SHARING MY WORLD IN MID-DECEMBER

Share Your World 12-14-2020

I know it’s December because there is heavy snow in the forecast. December is the most active month for blizzards along with February. In a bad year, any day from late fall to nearly summer are potential snow days. I hope this isn’t a bad year but we’ve potentially got a foot or more of snow this week. I want them to be wrong.

What news event do you vividly remember hearing about as a child, and where were you?

I remember hearing (on the radio) that we were losing the war in Korea. I remember listening to the election of Dwight D. Eisenhower. I remember when the Dodgers won the World Series in Ebbets Field in Brooklyn. I remember John F. Kennedy’s election. I was 13. I watched the debates and the election. It was the first time we had a televised election. It was a squeaker and took until the following morning to know that John Kennedy had just barely won. Yet he became incredibly popular once he was IN office.

I remember his assassination. I remember being in a daze. I was 16, in my Freshman year at college. It was unreal.

Then I remember having a baby, Jeffrey’s heart attack, getting on the plane with Owen to go to Israel. The ride in the taxi to Jerusalem from the airport. I remember being there when they signed the King David Treaty and that Saddam died just a couple of weeks later (assassination) followed 10-days later by Dayan’s death.

I remember 9/11.

And I will never forget these past four year and this pandemic.

What is a Christmas song that makes you cringe?

I can’t think of any. I just don’t like badly performed music of any kind. You get a lot of “modern updates” to classic tunes. It makes my ears hurt. At least play the originals.

What is one place you shop(ped prior to COVID) that might have surprised people?

I didn’t shop except for the half price sales at Kohl’s. I hit the online market very early.

What is your least favorite holiday side dish?

Turnips. Tasteless and a weird texture. No matter what you do to them, they never taste good.



Categories: Photography, Q & A, questions

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11 replies

  1. Garry…..awesome post. It was great taking a stroll back in time with your memories of those significant events, that for better or worse, are an integral part of the nation’s history.

    Indians fan here (though the name will be changing…mixed emotions there) but as I am sure you know, Larry Doby was JR’s equivalent in the AL roughly 3 months later and has remained a beloved figure in the history of the franchise….with a statue prominently displayed outside of Progressive Field.

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  2. “News”: Kennedy. I could actually feel the shock in the World consciousness. It was devastating.
    “Christmas cringe”: Any song by Maria Carey
    “Shop”?: Can’t say?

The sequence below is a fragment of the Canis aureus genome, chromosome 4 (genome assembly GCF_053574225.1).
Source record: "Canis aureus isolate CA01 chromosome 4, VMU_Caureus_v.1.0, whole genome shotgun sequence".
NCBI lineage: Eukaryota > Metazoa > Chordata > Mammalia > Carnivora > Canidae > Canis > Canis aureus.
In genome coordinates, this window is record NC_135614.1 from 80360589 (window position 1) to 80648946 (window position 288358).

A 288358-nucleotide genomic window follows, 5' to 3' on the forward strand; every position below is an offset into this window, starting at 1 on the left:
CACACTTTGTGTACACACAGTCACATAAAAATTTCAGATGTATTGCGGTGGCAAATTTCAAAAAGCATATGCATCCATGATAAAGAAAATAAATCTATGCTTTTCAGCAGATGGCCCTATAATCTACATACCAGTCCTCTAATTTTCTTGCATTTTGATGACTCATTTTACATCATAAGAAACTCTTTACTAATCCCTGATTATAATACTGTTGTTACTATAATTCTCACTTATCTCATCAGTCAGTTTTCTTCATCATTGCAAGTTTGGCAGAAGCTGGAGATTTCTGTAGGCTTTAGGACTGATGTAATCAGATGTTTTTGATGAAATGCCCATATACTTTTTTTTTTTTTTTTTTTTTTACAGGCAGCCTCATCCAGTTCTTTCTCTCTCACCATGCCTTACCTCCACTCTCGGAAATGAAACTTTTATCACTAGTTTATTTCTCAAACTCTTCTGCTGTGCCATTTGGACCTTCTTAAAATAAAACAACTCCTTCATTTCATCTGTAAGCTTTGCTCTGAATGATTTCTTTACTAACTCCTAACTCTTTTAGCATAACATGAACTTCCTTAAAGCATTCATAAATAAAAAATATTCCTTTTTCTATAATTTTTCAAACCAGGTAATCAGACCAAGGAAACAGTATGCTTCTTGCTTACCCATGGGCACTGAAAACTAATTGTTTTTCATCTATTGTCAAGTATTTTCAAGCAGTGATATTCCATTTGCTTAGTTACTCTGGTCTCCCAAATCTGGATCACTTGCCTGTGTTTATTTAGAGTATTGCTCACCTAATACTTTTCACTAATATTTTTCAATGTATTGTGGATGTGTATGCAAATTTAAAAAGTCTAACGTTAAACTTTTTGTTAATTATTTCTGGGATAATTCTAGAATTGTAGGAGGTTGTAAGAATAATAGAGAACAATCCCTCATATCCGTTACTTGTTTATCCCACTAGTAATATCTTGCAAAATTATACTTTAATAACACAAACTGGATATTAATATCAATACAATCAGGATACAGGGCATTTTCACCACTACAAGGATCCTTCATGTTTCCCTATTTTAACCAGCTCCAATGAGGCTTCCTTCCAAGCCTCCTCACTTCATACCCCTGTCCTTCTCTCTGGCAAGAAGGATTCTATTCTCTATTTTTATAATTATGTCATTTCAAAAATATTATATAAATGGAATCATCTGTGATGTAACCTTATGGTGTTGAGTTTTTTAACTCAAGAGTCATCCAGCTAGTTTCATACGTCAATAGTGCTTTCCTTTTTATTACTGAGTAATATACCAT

“Least favorite holiday side dish”? Fruit cake? LoL!

    Liked by 1 person

    • It was such a strange day. We all wandered around the campus. Not a lot of talking. We were young and we had really LIKED Kennedy. He seems far more tuned in to our generation…and suddenly, in the blink of an eye, he was gone. I don’t think I’ve ever felt the same way about national politics.

      Garry and Owen both love fruitcake. So do I. But baking it seems to ALWAYS involve booze, so I’m trying to hunt down a booze-free fruit cake. I think I found one in a very old cookbook (circa 1899) that darkens the cake with brown sugar and treacle. No alcohol. Especially not a couple of cups of dark Jamaican rum which most of them call for and some also want another cup of brandy or cognac. I don’t drink either and honestly, it’s not my favorite cake flavor either. I love the fruit and the crunchiness of the cake, though.

      Liked by 1 person

      • We had a lot of traditional English fare as my Mother was English – from Guildford, Surrey. Yorkshire Pudding, Plum Pudding, a glass of Sherry or Port etc. BUT I never liked fruitcake. I’ll tell ya something though, Mum’s turkey stuffing was ‘to die for’. I could have eaten that alone and thrown the turkey away.

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  3. Thanks Marilyn for Sharing Your World! There have been so many awful events in these past decades, one could probably list something for every year if one wanted to! You’ve seen your fair share and more obviously! I’ve never been offered turnips and I don’t think I’ve missed a darn thing either. Ugh. I agree with you about the classics in Christmas music. Another point about those is keep the proper tempo PLEASE. I’ve heard several versions of classics (Let it Snow, Frosty the Snowman, Up on the Rooftop) which all have fast paced tempos, sung in a very slow one instead. Yuck. I dislike that effect almost as much as I dislike “My Favorite Things”. Have a pleasant and warm week, and pet Duke for me.

    Liked by 1 person

    • I went for the “big” ones that in some way changed my world — and a lot of other people’s worlds. These past four years and especially THIS year have turned everyone’s life upside down. And it wasn’t an event. I think we can hand it to 2020 as the most disruptive and freaky year in our lifetime.

      Liked by 2 people

  4. I most certainly underline your feelings on ‘changed’ and/or badly presented Christmas carols…

    Liked by 1 person

    • Choirs or individuals who can’t carry a tune or where the music has been jazzed up to sound vaguely rock-and-roll-ish. Hate it!

      Carols that are all about gifts and have nothing else to offer — unless they are intentionally comedic. Otherwise, give me a great choir and classics and I’m happy.

      Liked by 2 people

    • News: